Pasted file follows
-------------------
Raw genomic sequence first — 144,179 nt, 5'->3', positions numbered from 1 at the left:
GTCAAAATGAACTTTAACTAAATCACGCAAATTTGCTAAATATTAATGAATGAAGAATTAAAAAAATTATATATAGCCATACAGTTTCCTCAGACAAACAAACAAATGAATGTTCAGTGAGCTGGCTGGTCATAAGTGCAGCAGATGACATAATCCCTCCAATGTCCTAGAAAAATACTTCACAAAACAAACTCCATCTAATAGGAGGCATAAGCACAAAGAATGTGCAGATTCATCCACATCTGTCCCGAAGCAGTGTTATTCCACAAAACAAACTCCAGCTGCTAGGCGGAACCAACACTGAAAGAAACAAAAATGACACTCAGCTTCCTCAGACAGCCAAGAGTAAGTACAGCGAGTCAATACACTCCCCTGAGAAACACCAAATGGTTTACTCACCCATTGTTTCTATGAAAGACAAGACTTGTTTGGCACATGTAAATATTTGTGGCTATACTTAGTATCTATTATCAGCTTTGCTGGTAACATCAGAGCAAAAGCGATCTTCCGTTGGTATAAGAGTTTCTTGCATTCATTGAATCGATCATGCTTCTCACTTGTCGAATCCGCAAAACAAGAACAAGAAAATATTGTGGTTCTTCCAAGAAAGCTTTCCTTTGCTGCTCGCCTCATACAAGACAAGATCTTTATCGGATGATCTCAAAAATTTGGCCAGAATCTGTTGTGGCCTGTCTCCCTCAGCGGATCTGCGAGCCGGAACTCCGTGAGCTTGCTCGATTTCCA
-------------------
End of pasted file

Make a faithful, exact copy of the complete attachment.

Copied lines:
Raw genomic sequence first — 144,179 nt, 5'->3', positions numbered from 1 at the left:
GTCAAAATGAACTTTAACTAAATCACGCAAATTTGCTAAATATTAATGAATGAAGAATTAAAAAAATTATATATAGCCATACAGTTTCCTCAGACAAACAAACAAATGAATGTTCAGTGAGCTGGCTGGTCATAAGTGCAGCAGATGACATAATCCCTCCAATGTCCTAGAAAAATACTTCACAAAACAAACTCCATCTAATAGGAGGCATAAGCACAAAGAATGTGCAGATTCATCCACATCTGTCCCGAAGCAGTGTTATTCCACAAAACAAACTCCAGCTGCTAGGCGGAACCAACACTGAAAGAAACAAAAATGACACTCAGCTTCCTCAGACAGCCAAGAGTAAGTACAGCGAGTCAATACACTCCCCTGAGAAACACCAAATGGTTTACTCACCCATTGTTTCTATGAAAGACAAGACTTGTTTGGCACATGTAAATATTTGTGGCTATACTTAGTATCTATTATCAGCTTTGCTGGTAACATCAGAGCAAAAGCGATCTTCCGTTGGTATAAGAGTTTCTTGCATTCATTGAATCGATCATGCTTCTCACTTGTCGAATCCGCAAAACAAGAACAAGAAAATATTGTGGTTCTTCCAAGAAAGCTTTCCTTTGCTGCTCGCCTCATACAAGACAAGATCTTTATCGGATGATCTCAAAAATTTGGCCAGAATCTGTTGTGGCCTGTCTCCCTCAGCGGATCTGCGAGCCGGAACTCCGTGAGCTTGCTCGATTTCCA